Busy Cornish a "work in progress"

Inverness heavyweight Gary Cornish will have better nights than on Monday, when he secured his 12th consecutive win by outscoring Hungary's Tamas Bajzath.

Cornish, 25, was never in danger of losing the bout at the St Andrew's Sporting Club but he did not manage to stop his burly, sluggish opponent.

"It went all right, not as well as I could have boxed," admitted the 6ft 7in fighter after his 60-53 points victory.

"He was a bit short so I didn't really get my shots off.

"These boys are in here to survive, not to fight, so it went as well it could go.

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The potential is there. It's just getting it out. If we get him to the 20-fight mark we could hopefully go for a British or Commonwealth title

Laurie Redfern Gary Cornish's trainer

"I thought he was away at one point. The referee jumped in a bit quickly, I thought. These things happen."

Cornish is trained by Laurie Redfern, now in his 17th year at Inverness City Amateur Boxing Club.

He, too, acknowledged his boxer did not hit top form but pointed out that, with Cornish's father being admitted to hospital, he could be forgiven for lacking complete focus on the bout.

"In normal circumstances, Gary would have stopped that guy no bother," said the veteran coach.

"He had done all the training but his mind wasn't on it. It wasn't our best performance. He should have sustained his attacks."

Redfern believes Cornish is currently the busiest boxer in Britain, as the pair, with manager and promoter Tommy Gilmour, try to build his fight experience - and a solid record of wins to make him a credible title challenger.

Remarkably, Cornish has fought only 21 bouts in total, with nine amateur bouts prior to joining the paid ranks where he now has 55 rounds under his belt.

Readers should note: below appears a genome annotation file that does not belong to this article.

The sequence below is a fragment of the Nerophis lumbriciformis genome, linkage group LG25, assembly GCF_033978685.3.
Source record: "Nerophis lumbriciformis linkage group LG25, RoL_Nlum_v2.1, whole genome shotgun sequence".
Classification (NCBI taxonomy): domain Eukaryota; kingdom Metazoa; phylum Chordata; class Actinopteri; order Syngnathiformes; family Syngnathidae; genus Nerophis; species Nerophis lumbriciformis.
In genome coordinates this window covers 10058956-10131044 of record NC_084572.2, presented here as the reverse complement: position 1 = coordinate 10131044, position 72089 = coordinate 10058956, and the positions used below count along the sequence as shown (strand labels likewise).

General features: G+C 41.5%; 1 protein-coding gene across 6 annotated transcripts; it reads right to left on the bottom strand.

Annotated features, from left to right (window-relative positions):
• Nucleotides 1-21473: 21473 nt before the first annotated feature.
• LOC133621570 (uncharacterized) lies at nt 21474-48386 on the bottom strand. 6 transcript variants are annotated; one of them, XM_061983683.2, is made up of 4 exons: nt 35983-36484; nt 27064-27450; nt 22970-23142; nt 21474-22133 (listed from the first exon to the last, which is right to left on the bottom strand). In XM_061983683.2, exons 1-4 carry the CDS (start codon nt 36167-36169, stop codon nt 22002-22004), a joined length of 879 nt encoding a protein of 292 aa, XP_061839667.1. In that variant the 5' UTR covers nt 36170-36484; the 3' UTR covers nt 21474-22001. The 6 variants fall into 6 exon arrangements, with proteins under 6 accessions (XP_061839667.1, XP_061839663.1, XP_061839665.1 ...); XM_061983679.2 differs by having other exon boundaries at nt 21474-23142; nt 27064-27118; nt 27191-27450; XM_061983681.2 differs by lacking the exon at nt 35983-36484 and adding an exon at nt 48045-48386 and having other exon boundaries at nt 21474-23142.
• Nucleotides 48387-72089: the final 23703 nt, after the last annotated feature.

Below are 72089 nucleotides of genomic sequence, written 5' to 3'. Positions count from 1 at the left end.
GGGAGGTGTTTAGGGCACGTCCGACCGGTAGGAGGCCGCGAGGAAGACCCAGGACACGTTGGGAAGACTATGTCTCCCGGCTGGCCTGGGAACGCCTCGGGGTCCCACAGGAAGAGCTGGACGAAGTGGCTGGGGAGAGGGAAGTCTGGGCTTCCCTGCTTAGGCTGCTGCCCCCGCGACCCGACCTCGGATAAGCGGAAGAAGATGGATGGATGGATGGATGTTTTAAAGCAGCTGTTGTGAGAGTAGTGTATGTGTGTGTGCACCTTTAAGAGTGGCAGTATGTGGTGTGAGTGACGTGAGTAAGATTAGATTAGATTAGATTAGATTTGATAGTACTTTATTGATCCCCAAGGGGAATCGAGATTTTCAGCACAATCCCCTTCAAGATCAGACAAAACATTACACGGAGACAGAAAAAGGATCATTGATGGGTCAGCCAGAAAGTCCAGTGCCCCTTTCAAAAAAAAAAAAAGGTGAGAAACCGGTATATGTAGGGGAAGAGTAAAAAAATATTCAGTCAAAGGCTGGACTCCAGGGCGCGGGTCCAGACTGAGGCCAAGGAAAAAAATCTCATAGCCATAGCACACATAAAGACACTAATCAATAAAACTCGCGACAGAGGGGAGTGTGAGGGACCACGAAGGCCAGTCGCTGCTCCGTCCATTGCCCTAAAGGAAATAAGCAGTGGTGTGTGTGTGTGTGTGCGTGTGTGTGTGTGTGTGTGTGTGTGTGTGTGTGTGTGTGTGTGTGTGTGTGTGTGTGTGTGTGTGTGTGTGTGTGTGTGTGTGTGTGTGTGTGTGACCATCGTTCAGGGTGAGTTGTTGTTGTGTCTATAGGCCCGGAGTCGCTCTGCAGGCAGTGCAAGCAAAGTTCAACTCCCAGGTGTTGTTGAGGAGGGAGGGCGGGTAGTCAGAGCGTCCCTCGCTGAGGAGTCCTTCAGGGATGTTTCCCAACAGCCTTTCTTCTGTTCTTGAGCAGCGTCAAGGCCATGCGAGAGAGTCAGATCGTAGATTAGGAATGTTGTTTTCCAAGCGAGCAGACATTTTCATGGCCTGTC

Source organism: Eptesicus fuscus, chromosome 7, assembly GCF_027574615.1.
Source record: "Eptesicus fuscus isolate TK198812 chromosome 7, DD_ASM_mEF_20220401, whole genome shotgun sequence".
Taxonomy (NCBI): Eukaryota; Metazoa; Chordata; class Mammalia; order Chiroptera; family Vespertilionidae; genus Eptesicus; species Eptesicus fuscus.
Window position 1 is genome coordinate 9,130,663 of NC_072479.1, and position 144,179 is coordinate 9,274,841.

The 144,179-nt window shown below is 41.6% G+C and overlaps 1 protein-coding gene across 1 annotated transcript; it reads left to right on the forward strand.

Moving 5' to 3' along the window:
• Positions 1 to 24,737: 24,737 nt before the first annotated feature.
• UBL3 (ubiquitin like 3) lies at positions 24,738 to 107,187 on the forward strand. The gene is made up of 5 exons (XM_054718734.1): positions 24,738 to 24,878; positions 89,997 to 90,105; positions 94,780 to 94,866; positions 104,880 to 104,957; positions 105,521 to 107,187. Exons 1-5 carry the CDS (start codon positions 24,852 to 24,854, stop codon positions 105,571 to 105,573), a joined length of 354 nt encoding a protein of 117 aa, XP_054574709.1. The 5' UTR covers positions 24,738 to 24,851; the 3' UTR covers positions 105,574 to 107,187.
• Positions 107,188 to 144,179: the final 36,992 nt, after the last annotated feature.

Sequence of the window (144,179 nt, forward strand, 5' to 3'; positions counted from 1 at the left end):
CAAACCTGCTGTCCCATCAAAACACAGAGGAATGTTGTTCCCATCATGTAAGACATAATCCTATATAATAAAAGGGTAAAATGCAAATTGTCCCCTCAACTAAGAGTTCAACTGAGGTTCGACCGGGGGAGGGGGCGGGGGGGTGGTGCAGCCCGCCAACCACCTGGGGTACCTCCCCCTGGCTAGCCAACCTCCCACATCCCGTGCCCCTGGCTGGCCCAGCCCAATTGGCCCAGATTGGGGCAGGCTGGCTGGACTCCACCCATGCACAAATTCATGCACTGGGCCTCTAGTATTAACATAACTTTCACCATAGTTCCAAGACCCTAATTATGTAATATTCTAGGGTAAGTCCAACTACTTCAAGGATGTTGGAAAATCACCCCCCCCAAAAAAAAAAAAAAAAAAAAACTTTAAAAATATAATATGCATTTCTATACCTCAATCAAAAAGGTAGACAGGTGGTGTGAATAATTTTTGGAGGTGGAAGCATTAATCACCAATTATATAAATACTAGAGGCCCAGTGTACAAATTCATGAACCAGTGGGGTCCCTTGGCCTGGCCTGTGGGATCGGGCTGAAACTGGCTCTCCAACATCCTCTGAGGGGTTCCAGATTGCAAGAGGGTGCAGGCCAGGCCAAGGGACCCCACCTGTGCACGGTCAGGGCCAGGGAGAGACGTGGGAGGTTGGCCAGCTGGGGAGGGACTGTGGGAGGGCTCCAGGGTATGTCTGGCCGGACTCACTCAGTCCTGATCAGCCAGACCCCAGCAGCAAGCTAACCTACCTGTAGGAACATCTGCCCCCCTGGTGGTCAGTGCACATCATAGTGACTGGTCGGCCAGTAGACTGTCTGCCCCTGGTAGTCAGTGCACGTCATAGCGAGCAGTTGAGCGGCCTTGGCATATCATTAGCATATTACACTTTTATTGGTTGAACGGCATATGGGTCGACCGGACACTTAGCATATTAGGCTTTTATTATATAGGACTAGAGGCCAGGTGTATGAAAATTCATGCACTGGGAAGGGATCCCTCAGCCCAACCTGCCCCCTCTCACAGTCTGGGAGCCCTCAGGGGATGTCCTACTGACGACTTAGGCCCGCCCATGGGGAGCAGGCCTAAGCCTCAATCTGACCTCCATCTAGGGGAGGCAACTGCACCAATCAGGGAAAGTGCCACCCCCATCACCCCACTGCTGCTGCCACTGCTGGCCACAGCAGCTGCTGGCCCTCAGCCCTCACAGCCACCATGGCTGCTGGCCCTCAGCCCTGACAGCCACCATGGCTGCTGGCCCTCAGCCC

"He fought in December, he boxed in January and he's boxing again in February," said Redfern, 65.

"But Gary loves training. He loves being pushed. He is a very good runner, which is unusual because heavyweights tend to be lazy big guys because they are carrying all that weight.

"The potential is there. It's just getting it out. If we get him to the 20-fight mark we could hopefully go for a British or Commonwealth title.

"David Price might move on to the European title next and give up his British or Commonwealth title.

"It would be great if we could get Gary in a position to go for one of those."

Cornish, who still holds down a full-time job, told BBC Scotland that his plan is to fight as many as 10 bouts this year.

"I've got another fight in three weeks' time. I just want to keep busy and learn," he said.

"We are just a work in progress at the moment. The knockouts will come later on. We are just trying to build up just now."

Cornish and Redfern head to Sunderland in the coming days to spar with Jon Lewis Dickinson. Last September they ventured to France to do 52 rounds of sparring with a boxer going for the French heavyweight title.

Dickinson will take on David Dolan for the British cruiserweight title on 15 February, with the Scot on the undercard.

"The plan this year is to spar with all kinds of heavyweights all over the country, all over the world, just to get experience," added Cornish.

"I'm just going to take it one step at a time. I'm still doing the joinery. If the money gets better maybe I could go full-time."

It is 31 years since Redfern trained his first champion, Gilbert Ambrose, to the Scottish featherweight title at the Magnum Centre in Irvine, beating David Savage senior.

The Liverpudlian feels he wants to see Cornish lift a title before he could contemplate retiring from the sport.

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